A heavy dose of perspectiveTue, Jan 10, 2012 at 12:24AM
I was just slapped with a hard dose of perspective.
Yesterday, I bitched about my parents “not understanding” me. I do, however, understand they are products of a foreign generation which shares hardly any similarities with my own. I understand that I can love them, and be annoyed with them, at the same time. And, I understand that perhaps love is what allows me to forgive those annoyances.
My parents (“friends” and “cherished ones” are definitely replaceable in this passage) aren’t going to be there for me forever. Eventually, as morbid of a subject that it is, they will pass. Now, I’ve thought long and hard about the following question: Am I going to feel like I do, now, once the inevitable occurs? No. Hell no, of course not, never in a million years! Why: because I love them, even if I’m currently annoyed with them.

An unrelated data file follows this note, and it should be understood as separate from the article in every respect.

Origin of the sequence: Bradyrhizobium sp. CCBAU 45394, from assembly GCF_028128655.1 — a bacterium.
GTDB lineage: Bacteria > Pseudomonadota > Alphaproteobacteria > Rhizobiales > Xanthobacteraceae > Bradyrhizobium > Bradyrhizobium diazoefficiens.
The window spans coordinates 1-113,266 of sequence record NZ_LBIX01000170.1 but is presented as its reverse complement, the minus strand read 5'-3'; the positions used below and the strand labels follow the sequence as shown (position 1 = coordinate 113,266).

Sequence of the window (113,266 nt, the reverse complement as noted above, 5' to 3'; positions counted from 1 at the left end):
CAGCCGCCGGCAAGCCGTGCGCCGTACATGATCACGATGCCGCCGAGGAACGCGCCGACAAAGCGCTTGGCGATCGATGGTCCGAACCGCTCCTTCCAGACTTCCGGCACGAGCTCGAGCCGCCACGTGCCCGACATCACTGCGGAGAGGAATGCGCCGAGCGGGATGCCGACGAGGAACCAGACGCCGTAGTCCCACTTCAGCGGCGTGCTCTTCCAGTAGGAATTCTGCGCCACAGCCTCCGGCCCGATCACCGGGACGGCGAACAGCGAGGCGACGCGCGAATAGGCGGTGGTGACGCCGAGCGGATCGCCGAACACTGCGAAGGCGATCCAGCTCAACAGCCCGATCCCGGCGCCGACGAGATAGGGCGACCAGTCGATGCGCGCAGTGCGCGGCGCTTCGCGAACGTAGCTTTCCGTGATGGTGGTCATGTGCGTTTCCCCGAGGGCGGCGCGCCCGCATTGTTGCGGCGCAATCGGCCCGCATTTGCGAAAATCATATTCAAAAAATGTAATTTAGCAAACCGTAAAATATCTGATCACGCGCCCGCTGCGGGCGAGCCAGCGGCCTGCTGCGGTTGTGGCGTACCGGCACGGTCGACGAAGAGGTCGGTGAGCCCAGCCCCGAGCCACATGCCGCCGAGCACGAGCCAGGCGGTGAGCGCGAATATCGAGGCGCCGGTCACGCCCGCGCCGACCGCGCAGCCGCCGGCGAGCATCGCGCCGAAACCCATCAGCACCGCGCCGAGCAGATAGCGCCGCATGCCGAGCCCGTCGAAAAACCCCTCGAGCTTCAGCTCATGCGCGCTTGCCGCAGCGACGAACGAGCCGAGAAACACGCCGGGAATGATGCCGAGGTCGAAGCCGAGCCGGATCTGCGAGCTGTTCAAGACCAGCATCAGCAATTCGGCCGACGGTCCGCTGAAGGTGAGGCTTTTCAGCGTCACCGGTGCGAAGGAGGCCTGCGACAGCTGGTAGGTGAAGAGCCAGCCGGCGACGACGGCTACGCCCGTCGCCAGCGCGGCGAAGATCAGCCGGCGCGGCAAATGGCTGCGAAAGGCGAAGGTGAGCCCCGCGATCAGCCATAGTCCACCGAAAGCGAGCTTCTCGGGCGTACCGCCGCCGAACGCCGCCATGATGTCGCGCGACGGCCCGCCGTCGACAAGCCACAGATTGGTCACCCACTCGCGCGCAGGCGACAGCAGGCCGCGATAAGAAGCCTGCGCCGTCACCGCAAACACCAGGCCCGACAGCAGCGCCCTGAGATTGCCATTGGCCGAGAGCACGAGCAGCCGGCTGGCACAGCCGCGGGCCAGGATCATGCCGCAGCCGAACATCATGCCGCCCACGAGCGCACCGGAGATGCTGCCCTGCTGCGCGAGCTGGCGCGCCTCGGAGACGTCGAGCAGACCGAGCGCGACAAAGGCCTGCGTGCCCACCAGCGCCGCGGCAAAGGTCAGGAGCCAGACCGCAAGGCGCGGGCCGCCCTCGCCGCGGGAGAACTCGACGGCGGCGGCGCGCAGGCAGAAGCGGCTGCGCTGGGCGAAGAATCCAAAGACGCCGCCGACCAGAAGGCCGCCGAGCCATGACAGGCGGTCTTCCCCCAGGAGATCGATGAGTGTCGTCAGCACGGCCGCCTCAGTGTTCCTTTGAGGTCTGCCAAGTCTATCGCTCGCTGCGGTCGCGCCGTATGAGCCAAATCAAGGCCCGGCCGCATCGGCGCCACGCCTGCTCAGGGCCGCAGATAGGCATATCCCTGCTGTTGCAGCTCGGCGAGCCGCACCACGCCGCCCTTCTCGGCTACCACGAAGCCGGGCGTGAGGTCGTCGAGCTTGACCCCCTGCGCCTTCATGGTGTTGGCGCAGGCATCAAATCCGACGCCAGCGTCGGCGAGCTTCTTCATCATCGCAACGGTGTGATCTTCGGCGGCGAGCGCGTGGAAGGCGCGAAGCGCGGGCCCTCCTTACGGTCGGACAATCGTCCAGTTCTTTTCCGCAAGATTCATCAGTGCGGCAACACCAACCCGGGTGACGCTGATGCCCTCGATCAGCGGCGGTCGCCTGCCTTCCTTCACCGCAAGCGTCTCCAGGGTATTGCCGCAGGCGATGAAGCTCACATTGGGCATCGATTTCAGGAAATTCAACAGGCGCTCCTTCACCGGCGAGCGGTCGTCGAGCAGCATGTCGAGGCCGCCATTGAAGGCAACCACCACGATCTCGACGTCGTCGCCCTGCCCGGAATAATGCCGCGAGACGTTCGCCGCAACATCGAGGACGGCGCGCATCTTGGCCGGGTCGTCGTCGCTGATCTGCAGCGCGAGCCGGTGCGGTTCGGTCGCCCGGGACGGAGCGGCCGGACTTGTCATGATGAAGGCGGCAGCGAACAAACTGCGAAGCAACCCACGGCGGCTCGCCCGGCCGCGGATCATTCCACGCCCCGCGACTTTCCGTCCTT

I’ve had my own close calls with death, and I’ve witnessed it from a 3rd party perspective. My Grandpa Don died half a decade ago; it was one of the most difficult things I’ve ever dealt with. Seeing his cold, lifeless body laying in that casket had me running back to the good memories, and the tangible objects that reminded me of his awesome existence.
My parents raised me; there are innumerable objects in my possession that remind me of them everyday, and their efforts in bringing me up. However, very few of these objects have any significant meaning. There are some meaningful ones, though. Like voicemails and video tapes.
If my parents, either one or both – it does not matter – died in their sleep tonight, there would be only one thing I’d think of retrieving: a one-cent roll of plastic with embedded magnetic particles, wound around a cheap plastic reel, housed in a cheap plastic enclosure. It could be their voice on an old answering machine tape, or a classic home movie, but their intrinsic value makes them more meaningful to me than any other possession.
Anyway, I’m not entirely sure where I’m going with this post. I just had to get my feelings out, lest I be guilt-ridden from the previous post.
Mom, Dad: I love you, even though it doesn’t always show.
(Bonus: an audio documentary composed of a man’s voicemails spanning from his lively young-adulthood and slowing down as the years progress, friends get older, parents get sick, and the like.)